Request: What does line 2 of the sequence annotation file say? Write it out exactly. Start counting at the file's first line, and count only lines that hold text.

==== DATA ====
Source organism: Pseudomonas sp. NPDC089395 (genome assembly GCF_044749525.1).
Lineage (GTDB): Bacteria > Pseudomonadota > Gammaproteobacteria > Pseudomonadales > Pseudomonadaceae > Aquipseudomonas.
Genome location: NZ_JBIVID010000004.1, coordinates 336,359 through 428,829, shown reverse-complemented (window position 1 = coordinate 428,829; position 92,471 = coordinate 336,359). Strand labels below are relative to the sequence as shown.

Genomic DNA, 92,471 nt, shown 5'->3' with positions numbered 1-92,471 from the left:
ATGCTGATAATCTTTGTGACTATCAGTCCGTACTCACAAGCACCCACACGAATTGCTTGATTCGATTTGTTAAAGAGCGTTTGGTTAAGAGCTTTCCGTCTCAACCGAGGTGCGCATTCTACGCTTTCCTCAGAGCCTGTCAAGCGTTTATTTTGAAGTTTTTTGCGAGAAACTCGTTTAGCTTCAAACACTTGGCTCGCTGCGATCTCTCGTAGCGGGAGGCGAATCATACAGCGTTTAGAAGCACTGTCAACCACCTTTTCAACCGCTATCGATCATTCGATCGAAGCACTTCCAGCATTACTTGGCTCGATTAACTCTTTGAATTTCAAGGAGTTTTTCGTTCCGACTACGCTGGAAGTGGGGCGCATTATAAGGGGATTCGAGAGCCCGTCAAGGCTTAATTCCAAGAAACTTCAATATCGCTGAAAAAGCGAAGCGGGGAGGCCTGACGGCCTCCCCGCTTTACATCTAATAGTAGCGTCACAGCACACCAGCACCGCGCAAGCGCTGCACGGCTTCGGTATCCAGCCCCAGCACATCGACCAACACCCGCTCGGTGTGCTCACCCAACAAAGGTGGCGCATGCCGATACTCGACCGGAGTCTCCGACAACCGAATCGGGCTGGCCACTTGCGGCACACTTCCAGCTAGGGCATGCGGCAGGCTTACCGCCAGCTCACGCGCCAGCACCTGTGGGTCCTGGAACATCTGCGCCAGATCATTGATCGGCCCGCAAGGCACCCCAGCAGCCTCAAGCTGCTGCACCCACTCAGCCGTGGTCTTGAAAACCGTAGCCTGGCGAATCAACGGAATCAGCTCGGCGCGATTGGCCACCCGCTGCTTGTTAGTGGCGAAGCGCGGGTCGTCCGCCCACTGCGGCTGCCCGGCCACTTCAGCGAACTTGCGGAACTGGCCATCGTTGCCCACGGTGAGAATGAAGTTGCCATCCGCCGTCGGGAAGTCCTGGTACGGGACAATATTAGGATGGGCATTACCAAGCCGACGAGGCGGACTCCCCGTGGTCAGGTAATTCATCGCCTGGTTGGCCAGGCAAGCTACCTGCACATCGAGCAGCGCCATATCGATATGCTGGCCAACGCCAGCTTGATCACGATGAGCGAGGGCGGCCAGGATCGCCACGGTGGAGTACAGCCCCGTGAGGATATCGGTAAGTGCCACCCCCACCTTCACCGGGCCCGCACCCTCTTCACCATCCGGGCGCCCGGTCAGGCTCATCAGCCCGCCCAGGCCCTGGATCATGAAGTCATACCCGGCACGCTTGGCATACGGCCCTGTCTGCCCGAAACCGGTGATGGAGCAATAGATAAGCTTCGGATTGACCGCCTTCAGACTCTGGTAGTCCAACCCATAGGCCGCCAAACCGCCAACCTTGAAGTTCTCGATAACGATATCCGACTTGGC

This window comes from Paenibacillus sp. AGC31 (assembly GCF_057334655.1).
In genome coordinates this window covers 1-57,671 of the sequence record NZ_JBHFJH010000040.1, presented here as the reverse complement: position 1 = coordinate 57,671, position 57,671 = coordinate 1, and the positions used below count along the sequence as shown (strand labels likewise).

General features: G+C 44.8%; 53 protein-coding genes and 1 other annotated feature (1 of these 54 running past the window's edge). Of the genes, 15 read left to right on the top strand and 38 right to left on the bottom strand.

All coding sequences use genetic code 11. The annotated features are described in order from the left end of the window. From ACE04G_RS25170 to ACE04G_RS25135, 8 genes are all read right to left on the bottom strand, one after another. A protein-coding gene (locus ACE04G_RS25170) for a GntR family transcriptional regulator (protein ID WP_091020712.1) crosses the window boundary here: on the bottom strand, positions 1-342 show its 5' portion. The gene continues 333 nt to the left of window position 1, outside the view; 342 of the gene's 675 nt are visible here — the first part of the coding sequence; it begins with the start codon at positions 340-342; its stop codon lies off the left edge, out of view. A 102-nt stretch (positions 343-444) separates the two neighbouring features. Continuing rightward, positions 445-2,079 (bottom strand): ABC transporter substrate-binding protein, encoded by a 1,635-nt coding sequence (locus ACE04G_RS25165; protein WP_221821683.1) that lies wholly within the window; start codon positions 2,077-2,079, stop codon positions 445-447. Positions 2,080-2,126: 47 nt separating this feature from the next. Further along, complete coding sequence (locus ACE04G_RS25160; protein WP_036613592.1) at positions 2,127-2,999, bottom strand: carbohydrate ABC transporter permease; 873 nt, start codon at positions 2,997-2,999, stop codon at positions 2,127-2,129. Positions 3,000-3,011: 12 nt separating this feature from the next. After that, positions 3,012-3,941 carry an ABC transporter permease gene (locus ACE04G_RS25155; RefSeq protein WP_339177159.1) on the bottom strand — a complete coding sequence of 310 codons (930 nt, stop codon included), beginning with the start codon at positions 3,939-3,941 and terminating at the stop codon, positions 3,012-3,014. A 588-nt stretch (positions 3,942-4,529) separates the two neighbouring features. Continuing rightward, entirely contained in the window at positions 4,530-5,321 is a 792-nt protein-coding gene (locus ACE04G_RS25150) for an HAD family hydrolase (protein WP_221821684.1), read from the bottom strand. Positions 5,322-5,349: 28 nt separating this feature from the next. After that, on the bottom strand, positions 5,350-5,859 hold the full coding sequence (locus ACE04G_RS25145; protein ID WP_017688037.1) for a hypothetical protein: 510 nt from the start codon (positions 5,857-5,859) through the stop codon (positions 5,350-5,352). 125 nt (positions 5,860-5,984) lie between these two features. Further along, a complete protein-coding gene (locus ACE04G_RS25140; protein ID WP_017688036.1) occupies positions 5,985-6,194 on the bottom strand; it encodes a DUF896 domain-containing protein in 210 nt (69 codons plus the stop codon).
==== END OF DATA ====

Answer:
Lineage (GTDB): Bacteria > Pseudomonadota > Gammaproteobacteria > Pseudomonadales > Pseudomonadaceae > Aquipseudomonas.